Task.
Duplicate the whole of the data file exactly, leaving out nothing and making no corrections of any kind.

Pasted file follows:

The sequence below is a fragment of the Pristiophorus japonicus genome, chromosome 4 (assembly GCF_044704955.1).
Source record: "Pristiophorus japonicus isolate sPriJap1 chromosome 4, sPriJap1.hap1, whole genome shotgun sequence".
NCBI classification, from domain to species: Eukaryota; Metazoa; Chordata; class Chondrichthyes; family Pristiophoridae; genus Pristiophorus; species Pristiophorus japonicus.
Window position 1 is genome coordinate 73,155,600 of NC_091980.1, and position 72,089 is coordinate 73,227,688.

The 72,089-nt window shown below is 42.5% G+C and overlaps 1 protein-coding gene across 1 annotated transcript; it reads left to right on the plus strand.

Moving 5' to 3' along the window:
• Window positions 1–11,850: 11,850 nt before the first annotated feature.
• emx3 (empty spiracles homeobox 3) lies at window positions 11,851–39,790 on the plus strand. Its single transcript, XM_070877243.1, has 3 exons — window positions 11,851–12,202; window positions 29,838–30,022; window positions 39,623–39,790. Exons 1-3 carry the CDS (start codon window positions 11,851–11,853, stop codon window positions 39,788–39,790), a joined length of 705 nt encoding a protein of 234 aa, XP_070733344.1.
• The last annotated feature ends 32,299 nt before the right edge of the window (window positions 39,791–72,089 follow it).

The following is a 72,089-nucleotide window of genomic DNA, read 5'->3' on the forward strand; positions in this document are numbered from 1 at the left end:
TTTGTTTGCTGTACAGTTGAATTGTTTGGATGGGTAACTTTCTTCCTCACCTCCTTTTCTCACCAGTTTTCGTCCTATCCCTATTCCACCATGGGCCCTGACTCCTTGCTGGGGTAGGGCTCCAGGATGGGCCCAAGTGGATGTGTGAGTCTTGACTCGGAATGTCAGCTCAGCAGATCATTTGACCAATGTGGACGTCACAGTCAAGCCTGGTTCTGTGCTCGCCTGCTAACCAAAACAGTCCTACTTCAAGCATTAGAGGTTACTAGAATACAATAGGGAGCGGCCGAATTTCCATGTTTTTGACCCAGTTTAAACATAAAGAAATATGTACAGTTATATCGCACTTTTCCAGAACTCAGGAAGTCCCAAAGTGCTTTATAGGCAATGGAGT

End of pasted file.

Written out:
The sequence below is a fragment of the Pristiophorus japonicus genome, chromosome 4 (assembly GCF_044704955.1).
Source record: "Pristiophorus japonicus isolate sPriJap1 chromosome 4, sPriJap1.hap1, whole genome shotgun sequence".
NCBI classification, from domain to species: Eukaryota; Metazoa; Chordata; class Chondrichthyes; family Pristiophoridae; genus Pristiophorus; species Pristiophorus japonicus.
Window position 1 is genome coordinate 73,155,600 of NC_091980.1, and position 72,089 is coordinate 73,227,688.

The 72,089-nt window shown below is 42.5% G+C and overlaps 1 protein-coding gene across 1 annotated transcript; it reads left to right on the plus strand.

Moving 5' to 3' along the window:
• Window positions 1–11,850: 11,850 nt before the first annotated feature.
• emx3 (empty spiracles homeobox 3) lies at window positions 11,851–39,790 on the plus strand. Its single transcript, XM_070877243.1, has 3 exons — window positions 11,851–12,202; window positions 29,838–30,022; window positions 39,623–39,790. Exons 1-3 carry the CDS (start codon window positions 11,851–11,853, stop codon window positions 39,788–39,790), a joined length of 705 nt encoding a protein of 234 aa, XP_070733344.1.
• The last annotated feature ends 32,299 nt before the right edge of the window (window positions 39,791–72,089 follow it).

The following is a 72,089-nucleotide window of genomic DNA, read 5'->3' on the forward strand; positions in this document are numbered from 1 at the left end:
TTTGTTTGCTGTACAGTTGAATTGTTTGGATGGGTAACTTTCTTCCTCACCTCCTTTTCTCACCAGTTTTCGTCCTATCCCTATTCCACCATGGGCCCTGACTCCTTGCTGGGGTAGGGCTCCAGGATGGGCCCAAGTGGATGTGTGAGTCTTGACTCGGAATGTCAGCTCAGCAGATCATTTGACCAATGTGGACGTCACAGTCAAGCCTGGTTCTGTGCTCGCCTGCTAACCAAAACAGTCCTACTTCAAGCATTAGAGGTTACTAGAATACAATAGGGAGCGGCCGAATTTCCATGTTTTTGACCCAGTTTAAACATAAAGAAATATGTACAGTTATATCGCACTTTTCCAGAACTCAGGAAGTCCCAAAGTGCTTTATAGGCAATGGAGT